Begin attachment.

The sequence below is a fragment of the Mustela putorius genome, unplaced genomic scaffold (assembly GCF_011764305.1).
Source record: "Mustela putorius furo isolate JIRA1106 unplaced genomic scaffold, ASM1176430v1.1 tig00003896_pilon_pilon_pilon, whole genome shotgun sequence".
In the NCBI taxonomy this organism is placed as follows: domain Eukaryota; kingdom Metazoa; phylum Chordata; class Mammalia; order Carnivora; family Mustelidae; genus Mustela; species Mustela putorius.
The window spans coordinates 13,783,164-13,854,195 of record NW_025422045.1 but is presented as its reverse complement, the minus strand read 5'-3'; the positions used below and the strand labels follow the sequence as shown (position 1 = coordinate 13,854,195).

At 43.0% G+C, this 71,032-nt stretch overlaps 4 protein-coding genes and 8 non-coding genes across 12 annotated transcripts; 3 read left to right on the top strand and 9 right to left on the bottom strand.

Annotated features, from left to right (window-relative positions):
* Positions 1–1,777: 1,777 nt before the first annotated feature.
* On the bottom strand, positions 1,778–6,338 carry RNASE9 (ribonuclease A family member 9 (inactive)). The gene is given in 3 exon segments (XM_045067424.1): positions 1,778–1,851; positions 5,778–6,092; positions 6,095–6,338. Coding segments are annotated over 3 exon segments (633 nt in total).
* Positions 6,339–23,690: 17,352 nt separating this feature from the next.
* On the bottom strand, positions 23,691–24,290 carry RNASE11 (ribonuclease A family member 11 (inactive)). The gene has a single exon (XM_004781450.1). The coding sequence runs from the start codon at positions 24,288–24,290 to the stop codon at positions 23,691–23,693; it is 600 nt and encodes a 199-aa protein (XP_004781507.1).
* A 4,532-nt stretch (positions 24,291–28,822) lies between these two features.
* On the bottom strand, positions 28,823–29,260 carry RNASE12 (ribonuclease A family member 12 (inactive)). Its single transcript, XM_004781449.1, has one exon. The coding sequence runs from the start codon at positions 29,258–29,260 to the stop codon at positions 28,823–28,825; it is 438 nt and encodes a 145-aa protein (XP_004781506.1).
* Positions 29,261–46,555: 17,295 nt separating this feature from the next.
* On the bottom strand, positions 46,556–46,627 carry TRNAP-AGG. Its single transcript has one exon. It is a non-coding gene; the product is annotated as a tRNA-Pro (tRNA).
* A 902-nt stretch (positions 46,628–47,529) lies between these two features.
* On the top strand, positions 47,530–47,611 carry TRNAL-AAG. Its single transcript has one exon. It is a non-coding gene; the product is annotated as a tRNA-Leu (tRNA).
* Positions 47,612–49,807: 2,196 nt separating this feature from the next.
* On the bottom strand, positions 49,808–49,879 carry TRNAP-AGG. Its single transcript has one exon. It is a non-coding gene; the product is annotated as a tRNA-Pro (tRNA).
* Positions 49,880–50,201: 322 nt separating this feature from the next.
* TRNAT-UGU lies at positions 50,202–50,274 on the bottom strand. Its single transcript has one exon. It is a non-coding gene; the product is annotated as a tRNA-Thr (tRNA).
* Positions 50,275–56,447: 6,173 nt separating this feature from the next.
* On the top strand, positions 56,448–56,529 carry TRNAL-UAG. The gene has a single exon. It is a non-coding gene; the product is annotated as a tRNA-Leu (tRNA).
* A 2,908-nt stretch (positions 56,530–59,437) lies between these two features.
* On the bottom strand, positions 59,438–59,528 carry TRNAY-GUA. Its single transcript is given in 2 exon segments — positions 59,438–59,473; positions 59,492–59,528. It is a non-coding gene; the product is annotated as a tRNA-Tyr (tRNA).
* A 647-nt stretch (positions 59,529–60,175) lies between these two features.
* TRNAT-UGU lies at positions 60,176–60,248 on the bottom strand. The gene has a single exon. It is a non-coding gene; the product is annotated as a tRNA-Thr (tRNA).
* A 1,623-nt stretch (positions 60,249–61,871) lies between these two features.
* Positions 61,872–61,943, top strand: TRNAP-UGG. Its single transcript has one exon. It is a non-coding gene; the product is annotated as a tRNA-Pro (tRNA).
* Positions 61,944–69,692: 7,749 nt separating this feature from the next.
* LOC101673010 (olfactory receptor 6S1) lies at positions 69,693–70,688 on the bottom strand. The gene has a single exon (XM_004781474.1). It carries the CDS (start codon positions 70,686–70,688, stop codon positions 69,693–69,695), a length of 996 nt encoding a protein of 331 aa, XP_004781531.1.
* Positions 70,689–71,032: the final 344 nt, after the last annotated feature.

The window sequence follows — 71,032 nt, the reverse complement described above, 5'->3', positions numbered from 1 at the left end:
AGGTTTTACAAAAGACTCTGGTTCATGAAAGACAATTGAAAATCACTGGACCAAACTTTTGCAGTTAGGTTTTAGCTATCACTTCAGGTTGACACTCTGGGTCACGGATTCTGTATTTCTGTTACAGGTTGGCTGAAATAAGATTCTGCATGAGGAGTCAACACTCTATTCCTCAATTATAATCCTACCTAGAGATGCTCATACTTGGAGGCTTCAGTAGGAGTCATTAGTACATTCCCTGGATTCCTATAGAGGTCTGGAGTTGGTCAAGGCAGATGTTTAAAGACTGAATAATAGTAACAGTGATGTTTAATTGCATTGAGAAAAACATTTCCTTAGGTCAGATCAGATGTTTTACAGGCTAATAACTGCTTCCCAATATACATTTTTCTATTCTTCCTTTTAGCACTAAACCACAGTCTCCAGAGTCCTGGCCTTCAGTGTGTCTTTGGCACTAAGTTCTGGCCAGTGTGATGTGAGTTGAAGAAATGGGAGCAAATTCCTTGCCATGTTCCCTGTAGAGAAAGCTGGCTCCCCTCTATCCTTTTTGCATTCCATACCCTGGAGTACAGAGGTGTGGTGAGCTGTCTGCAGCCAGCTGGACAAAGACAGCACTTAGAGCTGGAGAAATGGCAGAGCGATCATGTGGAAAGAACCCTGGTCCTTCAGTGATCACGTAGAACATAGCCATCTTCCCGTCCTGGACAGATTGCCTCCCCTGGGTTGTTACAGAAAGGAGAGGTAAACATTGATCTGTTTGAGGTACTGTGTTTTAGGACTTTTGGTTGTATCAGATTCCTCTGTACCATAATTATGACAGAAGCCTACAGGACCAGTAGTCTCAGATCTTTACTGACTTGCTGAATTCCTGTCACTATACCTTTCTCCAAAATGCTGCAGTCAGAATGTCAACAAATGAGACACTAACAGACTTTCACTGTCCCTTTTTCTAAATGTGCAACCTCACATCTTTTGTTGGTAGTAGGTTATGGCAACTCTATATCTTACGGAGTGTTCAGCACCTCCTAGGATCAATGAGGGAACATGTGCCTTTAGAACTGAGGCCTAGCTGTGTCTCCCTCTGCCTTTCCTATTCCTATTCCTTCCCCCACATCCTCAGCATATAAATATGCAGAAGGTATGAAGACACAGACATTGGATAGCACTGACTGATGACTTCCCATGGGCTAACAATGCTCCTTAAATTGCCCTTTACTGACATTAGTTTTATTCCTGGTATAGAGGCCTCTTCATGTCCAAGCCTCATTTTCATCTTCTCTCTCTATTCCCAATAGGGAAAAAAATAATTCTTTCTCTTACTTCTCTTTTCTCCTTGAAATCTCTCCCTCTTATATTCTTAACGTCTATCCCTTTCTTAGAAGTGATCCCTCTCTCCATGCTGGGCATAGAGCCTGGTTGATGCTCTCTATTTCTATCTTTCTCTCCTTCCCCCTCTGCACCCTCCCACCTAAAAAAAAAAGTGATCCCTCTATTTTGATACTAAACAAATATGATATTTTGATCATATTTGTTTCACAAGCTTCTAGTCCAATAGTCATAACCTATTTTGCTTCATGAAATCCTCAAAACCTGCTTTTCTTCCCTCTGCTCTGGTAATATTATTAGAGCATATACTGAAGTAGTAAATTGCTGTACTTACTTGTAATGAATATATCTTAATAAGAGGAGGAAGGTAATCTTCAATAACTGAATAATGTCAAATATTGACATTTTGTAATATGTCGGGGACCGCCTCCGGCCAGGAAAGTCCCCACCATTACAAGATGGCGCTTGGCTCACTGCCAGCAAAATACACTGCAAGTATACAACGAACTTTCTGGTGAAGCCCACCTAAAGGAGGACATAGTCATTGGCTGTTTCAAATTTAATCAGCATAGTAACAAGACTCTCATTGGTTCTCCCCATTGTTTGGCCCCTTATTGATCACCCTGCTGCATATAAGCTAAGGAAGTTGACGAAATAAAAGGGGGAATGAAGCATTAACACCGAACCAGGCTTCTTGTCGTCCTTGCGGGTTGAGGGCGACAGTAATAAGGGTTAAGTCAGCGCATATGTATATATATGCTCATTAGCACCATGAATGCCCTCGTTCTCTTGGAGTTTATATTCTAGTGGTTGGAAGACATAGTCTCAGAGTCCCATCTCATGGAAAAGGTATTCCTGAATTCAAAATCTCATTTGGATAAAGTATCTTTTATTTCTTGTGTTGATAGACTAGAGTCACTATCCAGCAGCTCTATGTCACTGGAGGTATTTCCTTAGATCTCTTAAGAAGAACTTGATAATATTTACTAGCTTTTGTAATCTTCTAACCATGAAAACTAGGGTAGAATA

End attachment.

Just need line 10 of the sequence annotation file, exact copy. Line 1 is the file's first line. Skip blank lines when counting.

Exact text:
* On the bottom strand, positions 23,691–24,290 carry RNASE11 (ribonuclease A family member 11 (inactive)). The gene has a single exon (XM_004781450.1). The coding sequence runs from the start codon at positions 24,288–24,290 to the stop codon at positions 23,691–23,693; it is 600 nt and encodes a 199-aa protein (XP_004781507.1).